A construction crew replaces the pipe that protects a total dissolved gas sensor at Bonneville Lock and Dam. The U.S. Geological Service uses the sensor to measure levels of dissolved gas in the spillway. The Small Projects Team designed and installed the new pipe in time for the 2014 juvenile fish migration which began in April. (Photo by Mike Magee, Engineering and Construction Division)

A construction crew replaces the pipe that protects a total dissolved gas sensor at Bonneville Lock and Dam. The U.S. Geological Service uses the sensor to measure levels of dissolved gas in the spillway. The Small Projects Team designed and installed the new pipe in time for the 2014 juvenile fish migration which began in April. (Photo by Mike Magee, Engineering and Construction Division)

The project’s design phase began in December 2013 with a statement of work; the team expected a Notice to Proceed for the contractor by mid-March. That left just three months for the team to plan and design the pipe replacement, prepare the contracting package and award the contract. “A traditional project’s timeline would likely have taken more time and money to execute due additional reviews and competing resourcing demands,” Magee said.

The contractor began the work March 14, 2014. The pipe was replaced, and the contractor demobilized and offsite by March 27. “The whole team – not just the design team members, but those in Contracting, Safety, Operations and the resident offices – worked together to plan and execute a critical element in the Corps’ operation,” Magee said. “Thanks to everyone we were able to design and execute a reliable fix to ensure the Corps remained in compliance with the BiOp.”Word is getting around the operating projects about the SPT’s great work and Magee wants the project requests to keep coming.

“Most people recognize a small project when they see it, but our challenge has been changing the traditional work model so they think of us when they first start planning a project,” Magee said. “We can help get many of their critical projects done quickly, with solid work procedures and, I may add, usually at a significant cost savings to them.”

George Medina, the project manager for the Bonneville Powerhouse 2 Fish Guidance Efficiency Project, that the team completed in April, was impressed with the process and the team. “The whole team did an outstanding job. They worked with a diverse group of partners for input and executed a well-designed project. Timing was important, because this project supported decreasing juvenile fish mortality and it needed to be done before the spring migration.” In less than three months the team designed, pulled together specs, found a contractor, awarded a contract, then fabricated and installed a flow control device – all ahead of schedule, Medina said.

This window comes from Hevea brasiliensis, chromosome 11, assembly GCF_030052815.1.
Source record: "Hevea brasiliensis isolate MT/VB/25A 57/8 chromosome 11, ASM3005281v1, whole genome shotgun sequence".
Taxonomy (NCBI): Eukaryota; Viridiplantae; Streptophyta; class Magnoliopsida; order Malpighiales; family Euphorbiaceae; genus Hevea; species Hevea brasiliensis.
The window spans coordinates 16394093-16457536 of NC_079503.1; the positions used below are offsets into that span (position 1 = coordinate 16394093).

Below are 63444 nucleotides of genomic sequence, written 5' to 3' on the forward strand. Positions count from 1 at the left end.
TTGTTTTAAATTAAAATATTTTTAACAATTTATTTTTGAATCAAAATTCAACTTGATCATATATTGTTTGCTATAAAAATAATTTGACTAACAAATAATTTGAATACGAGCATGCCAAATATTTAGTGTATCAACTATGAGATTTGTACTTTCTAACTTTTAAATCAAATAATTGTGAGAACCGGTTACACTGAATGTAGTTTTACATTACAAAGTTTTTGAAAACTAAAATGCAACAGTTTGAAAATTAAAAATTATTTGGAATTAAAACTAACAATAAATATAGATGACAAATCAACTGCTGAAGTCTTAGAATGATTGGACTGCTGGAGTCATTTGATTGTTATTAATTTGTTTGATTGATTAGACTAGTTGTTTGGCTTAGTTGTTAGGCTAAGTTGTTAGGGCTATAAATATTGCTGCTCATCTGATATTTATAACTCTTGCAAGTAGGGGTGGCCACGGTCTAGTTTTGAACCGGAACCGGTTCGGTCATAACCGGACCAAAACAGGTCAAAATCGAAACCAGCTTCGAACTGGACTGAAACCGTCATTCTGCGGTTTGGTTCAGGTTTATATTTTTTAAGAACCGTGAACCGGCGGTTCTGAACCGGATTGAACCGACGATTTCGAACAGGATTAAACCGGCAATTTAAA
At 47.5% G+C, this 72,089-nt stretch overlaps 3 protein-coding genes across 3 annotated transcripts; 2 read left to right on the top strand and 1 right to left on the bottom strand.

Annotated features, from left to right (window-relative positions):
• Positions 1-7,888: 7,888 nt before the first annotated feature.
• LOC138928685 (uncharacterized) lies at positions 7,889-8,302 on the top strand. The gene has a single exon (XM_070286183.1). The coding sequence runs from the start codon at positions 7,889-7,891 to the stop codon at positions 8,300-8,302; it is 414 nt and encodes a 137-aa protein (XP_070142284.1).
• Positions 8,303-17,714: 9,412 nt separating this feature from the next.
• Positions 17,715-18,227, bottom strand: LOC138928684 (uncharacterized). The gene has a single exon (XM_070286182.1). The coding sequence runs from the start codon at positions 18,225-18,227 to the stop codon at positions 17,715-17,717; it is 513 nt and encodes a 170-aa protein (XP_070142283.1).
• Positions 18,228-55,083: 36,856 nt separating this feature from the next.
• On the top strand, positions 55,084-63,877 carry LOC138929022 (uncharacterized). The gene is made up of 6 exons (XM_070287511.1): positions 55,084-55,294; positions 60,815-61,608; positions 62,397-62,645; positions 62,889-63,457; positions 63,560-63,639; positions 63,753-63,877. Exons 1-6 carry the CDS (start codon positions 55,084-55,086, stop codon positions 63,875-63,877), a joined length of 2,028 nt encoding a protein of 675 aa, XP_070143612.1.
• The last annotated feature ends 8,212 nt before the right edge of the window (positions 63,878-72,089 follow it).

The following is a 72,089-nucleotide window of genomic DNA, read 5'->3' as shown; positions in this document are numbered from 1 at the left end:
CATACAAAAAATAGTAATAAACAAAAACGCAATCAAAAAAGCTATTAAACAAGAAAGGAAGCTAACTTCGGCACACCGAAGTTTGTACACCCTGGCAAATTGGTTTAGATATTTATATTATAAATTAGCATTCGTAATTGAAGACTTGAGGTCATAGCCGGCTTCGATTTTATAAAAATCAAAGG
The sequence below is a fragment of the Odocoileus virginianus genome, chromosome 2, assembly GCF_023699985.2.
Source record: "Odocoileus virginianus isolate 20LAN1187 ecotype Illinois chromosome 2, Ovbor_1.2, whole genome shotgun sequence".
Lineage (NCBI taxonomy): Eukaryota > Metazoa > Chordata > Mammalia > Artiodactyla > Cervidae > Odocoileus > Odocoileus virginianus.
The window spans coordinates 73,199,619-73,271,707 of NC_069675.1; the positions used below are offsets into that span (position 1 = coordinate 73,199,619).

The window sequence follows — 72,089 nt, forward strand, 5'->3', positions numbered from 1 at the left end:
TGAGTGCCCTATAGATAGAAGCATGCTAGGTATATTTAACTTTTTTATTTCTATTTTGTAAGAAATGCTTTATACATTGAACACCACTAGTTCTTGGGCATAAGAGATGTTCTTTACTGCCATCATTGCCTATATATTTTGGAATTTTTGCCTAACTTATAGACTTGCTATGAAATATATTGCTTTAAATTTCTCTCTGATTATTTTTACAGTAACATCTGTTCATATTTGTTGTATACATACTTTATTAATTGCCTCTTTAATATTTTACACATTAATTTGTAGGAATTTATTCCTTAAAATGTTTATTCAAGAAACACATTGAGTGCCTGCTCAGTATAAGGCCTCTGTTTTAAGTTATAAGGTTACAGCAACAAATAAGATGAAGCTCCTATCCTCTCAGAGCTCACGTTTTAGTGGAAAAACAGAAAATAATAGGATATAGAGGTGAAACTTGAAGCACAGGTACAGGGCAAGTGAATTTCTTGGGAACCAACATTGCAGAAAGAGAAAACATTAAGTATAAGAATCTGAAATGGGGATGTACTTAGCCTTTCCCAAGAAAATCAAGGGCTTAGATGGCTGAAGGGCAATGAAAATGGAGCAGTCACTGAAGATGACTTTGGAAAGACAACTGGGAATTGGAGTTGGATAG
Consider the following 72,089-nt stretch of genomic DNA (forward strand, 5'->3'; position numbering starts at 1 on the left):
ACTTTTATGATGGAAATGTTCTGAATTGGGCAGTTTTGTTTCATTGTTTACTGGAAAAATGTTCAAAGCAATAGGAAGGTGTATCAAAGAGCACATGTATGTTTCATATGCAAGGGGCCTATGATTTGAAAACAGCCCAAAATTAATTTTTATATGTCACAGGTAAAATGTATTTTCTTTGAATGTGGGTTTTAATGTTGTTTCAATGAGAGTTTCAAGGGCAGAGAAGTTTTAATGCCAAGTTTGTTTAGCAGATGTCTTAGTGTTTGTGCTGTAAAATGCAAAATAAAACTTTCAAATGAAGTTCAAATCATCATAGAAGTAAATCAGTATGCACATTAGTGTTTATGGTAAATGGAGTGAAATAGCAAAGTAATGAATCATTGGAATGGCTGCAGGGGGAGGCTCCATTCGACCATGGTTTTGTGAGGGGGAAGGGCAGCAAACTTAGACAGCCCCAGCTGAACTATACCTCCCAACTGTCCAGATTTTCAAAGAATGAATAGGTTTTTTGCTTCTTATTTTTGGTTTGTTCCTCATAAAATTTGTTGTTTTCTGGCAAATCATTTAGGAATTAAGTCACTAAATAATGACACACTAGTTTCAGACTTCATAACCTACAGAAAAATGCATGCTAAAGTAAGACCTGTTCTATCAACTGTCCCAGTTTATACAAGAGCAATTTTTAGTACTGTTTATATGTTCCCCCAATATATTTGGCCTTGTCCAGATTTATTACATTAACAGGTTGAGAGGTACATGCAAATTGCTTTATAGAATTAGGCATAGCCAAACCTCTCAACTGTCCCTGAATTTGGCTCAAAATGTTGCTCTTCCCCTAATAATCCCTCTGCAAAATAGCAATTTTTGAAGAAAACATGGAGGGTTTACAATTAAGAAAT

The Small Projects Team prides itself on helping its customers find creative solutions to critical problems on time and within budget, but its members benefit as well. “The SPT provides a snapshot of the Engineering and Construction Division’s process of executing a project from inception to completion,” Magee said. “You can see a job through construction in a short period of time. Many design projects span several years, but a small project typically spans only a couple of months. Team members learn about a wide range of projects, which keeps everyone interested and engaged.”

Magee believes there’s a bright future for the Small Projects Team, including leading the Corps to a more innovative approach to many of its projects. “Successful and innovative means to accomplish tasks can be applied elsewhere to improve other processes to meet objectives in the District’s Policy and Procedures manual, our quality control manual. All of us are proud to create an opportunity to build new foundations for future processes.”

Best of all, since the team works with projects lasting only a few months, there is often room in the queue for new projects. “Managers can either talk directly with an team member to learn if their project is a good candidate, or they may present their project via the EC Technical Lead Request process, which includes an SPT screening,” Magee said.

Large projects don’t always offer the most cost-effective methods to perform the work necessary to maintain the District’s resources and meet its many missions. Sometimes all that is needed is a reliable, cost-effective means of getting a smaller job done – and the Small Projects Team is ready to do just that – on time and with a much smaller budget.

The Small Projects Team repaired portions of the Coos Bay dock, one of 33 projects being completed by the team. The Corps dredge Yaquina moors at the dock when it works in the area. Work included replacing the wood braces near the water level, a damaged mooring dolphin and the gangways used by the crew.(Photo by Katherine Groth, Operations Division)

The Small Projects Team repaired portions of the Coos Bay dock, one of 33 projects being completed by the team. The Corps dredge Yaquina moors at the dock when it works in the area. Work included replacing the wood braces near the water level, a damaged mooring dolphin and the gangways used by the crew.(Photo by Katherine Groth, Operations Division)